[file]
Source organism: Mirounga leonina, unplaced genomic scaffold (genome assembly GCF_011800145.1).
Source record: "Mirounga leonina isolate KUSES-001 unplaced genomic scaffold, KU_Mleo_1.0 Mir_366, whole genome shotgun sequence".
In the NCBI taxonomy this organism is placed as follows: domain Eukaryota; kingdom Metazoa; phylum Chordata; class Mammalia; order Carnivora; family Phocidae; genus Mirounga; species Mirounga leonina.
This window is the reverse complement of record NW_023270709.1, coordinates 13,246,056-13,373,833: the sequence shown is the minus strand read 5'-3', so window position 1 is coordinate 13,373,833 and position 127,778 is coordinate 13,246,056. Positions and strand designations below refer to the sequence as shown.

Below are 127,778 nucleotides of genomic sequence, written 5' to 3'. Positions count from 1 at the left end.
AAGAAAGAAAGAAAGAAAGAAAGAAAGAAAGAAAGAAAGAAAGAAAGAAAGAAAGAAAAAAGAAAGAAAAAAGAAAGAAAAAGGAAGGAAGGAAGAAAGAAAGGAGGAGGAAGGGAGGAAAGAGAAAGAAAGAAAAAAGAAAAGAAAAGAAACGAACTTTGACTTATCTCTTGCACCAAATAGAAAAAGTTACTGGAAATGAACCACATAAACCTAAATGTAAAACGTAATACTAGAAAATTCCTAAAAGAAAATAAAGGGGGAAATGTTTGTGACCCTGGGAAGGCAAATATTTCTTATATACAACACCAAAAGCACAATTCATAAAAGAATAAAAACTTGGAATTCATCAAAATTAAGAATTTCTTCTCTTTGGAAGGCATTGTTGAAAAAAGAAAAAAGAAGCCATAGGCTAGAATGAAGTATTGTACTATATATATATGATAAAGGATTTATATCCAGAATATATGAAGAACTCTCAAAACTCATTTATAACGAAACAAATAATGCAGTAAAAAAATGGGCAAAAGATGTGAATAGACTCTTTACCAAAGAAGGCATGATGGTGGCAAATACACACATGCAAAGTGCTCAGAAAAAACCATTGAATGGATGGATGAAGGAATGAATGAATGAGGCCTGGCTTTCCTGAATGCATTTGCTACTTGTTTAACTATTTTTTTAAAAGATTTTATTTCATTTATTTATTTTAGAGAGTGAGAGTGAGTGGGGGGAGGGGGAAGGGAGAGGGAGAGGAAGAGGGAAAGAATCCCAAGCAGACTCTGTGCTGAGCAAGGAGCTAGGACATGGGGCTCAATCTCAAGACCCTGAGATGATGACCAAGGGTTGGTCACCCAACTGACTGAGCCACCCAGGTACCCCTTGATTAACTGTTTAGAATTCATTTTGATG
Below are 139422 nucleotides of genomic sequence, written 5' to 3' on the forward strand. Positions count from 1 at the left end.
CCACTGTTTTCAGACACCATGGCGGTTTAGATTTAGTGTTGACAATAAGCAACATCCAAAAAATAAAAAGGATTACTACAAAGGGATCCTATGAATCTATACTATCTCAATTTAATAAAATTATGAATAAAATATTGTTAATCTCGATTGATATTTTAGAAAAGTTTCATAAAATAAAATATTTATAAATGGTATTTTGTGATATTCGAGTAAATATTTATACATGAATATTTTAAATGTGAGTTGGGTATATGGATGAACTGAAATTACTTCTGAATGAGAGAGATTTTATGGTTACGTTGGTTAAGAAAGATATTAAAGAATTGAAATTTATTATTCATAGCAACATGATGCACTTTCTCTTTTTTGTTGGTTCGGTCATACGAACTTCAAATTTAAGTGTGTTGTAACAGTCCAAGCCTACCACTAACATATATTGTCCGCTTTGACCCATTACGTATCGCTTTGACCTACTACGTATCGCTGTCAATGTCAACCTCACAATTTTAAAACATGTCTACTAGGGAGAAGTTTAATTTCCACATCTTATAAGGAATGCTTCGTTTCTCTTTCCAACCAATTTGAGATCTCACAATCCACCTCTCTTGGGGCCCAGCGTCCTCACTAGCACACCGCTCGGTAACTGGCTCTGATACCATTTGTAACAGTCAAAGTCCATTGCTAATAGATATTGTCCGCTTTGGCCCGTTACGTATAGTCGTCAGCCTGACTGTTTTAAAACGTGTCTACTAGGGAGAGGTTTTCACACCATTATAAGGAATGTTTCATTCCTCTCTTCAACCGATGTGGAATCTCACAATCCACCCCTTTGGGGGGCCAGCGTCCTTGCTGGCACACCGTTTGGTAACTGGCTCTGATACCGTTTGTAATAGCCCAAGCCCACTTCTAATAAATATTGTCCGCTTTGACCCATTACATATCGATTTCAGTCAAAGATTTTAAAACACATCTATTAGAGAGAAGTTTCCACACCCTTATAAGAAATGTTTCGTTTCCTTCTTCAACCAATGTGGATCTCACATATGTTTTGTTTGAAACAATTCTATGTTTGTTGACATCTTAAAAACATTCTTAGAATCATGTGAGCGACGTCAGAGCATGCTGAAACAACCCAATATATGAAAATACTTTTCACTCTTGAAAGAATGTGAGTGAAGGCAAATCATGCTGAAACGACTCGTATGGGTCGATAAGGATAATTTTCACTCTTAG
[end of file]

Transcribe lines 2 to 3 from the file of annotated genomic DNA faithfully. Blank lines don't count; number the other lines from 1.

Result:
Source record: "Mirounga leonina isolate KUSES-001 unplaced genomic scaffold, KU_Mleo_1.0 Mir_366, whole genome shotgun sequence".
In the NCBI taxonomy this organism is placed as follows: domain Eukaryota; kingdom Metazoa; phylum Chordata; class Mammalia; order Carnivora; family Phocidae; genus Mirounga; species Mirounga leonina.